real estate and will give you a quick breakdown of what it is without
leaving the map mode.
One really nice thing about the iPhone and iPod Touch version (which
the iPad version does not yet have) is a way to download Zagat's ratings
database for offline use. This stores a locally cached version of the
ratings onto the device, so you don't have to worry about tracking down a
data signal when you want to do a search. Since Zagat's app requires an
Internet connection to pull up results, it's more likely to be useful
with users who pick up the version of the iPad with the 3G hardware on
board. We've been told the offline functionality will be brought to the
iPad in the next big update.
19. Epicurious Recipes and Shopping List(free,
universal) You probably shouldn't put an iPad near a pot of boiling water, but
people have been doing it with their laptops and cell phones for years. Epicurious' universal app seems like it was meant to be used on the
iPad, and between the two screens to the left, you'll probably agree.
The one edge the app has when being used on a smaller device is that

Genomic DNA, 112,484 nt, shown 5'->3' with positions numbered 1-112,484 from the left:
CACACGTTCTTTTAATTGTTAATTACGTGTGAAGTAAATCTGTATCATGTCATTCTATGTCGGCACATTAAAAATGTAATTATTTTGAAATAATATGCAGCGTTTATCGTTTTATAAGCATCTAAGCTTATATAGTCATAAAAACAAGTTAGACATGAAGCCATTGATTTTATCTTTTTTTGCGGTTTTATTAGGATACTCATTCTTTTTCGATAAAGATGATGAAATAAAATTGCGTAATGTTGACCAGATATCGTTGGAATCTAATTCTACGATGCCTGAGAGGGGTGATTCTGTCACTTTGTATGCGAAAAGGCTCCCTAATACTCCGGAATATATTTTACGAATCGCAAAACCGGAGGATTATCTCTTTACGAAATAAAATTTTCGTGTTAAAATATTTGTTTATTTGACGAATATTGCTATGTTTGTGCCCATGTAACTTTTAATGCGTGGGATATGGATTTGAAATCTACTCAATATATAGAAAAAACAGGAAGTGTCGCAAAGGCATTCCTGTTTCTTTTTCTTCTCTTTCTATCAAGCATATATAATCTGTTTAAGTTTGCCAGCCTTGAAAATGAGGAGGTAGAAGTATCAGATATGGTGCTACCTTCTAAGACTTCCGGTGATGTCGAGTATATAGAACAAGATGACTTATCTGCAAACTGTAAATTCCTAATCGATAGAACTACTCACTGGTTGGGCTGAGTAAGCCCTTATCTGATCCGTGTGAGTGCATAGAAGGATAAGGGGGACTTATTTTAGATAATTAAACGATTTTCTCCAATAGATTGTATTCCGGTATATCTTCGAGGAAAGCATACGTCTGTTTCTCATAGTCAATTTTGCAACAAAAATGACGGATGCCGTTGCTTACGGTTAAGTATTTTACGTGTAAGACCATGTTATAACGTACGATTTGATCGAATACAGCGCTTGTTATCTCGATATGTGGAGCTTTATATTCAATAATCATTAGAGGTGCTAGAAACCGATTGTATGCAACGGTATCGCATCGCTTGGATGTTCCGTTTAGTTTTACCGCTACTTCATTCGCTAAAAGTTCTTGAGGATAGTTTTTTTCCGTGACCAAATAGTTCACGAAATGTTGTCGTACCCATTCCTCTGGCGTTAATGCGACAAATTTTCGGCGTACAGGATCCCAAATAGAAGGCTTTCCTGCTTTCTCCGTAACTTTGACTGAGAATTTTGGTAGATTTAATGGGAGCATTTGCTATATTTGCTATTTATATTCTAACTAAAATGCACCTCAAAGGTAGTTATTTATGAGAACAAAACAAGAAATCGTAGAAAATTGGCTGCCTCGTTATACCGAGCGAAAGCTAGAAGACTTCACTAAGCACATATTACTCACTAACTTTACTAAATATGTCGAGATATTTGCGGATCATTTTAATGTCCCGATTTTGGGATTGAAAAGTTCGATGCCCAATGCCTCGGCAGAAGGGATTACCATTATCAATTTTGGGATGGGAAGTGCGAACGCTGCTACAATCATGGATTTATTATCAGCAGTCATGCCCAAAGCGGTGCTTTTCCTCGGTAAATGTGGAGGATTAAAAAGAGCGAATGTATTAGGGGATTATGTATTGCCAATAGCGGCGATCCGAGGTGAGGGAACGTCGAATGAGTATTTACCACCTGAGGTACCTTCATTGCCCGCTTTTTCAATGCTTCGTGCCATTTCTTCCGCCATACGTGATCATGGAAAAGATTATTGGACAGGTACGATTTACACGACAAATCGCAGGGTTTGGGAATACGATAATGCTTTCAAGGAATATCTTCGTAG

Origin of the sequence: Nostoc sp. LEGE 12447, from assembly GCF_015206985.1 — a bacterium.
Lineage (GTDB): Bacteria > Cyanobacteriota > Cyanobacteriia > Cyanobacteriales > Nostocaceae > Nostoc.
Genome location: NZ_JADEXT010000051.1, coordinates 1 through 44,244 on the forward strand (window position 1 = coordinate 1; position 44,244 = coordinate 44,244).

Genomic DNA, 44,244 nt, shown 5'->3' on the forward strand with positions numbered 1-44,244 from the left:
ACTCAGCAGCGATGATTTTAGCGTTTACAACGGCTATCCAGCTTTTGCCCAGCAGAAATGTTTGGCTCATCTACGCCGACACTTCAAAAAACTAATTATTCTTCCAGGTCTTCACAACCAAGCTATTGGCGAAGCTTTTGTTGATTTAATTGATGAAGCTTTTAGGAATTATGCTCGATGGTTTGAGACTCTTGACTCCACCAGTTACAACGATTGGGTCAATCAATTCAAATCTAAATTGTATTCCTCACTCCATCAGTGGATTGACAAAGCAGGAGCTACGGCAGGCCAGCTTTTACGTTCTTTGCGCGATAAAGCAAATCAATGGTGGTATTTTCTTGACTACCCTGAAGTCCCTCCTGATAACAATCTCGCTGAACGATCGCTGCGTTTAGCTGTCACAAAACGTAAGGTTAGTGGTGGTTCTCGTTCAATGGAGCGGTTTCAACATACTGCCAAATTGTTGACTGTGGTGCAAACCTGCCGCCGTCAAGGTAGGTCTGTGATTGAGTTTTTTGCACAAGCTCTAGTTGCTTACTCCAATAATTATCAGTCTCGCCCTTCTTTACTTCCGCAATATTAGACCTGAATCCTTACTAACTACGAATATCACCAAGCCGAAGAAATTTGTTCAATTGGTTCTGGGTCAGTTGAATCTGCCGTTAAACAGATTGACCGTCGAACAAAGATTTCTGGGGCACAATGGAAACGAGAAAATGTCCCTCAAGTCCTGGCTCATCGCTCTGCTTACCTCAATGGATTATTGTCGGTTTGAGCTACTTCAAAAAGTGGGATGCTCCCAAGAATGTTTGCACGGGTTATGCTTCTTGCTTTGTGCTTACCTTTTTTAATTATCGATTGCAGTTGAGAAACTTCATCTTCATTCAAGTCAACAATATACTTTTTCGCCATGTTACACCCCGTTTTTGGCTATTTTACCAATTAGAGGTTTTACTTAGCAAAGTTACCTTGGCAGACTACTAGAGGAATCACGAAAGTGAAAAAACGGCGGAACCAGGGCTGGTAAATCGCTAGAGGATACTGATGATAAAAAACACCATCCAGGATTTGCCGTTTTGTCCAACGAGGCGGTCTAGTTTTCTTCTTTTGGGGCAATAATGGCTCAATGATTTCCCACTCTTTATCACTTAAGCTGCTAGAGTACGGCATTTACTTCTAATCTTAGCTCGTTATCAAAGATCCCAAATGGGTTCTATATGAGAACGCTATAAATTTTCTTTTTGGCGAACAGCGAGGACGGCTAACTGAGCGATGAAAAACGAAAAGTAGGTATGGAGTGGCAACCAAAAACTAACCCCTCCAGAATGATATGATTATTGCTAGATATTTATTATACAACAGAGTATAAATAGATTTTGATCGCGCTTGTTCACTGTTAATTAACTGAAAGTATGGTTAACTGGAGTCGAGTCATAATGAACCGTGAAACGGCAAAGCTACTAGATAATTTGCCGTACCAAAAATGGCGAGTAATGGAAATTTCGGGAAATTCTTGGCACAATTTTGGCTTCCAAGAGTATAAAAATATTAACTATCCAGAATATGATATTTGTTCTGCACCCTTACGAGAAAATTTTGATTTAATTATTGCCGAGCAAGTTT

it fits more easily in your pocket, which can be useful when taking
advantage of the app's shopping list feature. But if you're in the
kitchen and cooking something, using this app in landscape mode (not
pictured) puts the ingredients side-by-side with the
instructions--something that makes a recipe easy to hop back to if you
prop up the iPad on something.
20. Weather Channel(free: iPad
Apple did not include its pretty, Yahoo-powered weather app on the iPad,
which means you've got to go elsewhere to find out whether to bring an
umbrella or a pair of sunglasses when leaving the house. The difference
between the two apps is remarkable. While the iPhone version takes a
tabbed approach, you can quite clearly see the current weather, a
36-hour forecast, six days of a 10-day forecast, and live radar all on
one screen. The iPad version is even animated.
The iPad version is also packing something the iPhone and iPod Touch
version isn't, which is a list of official Twitter feeds from the
Weather Channel and its anchors, which you can view right within the
app. You could quite easily create your own list like this and do it in a
Twitter app like the aforementioned TweetDeck or Twitterrific, but it's
a nice thing to have in this case.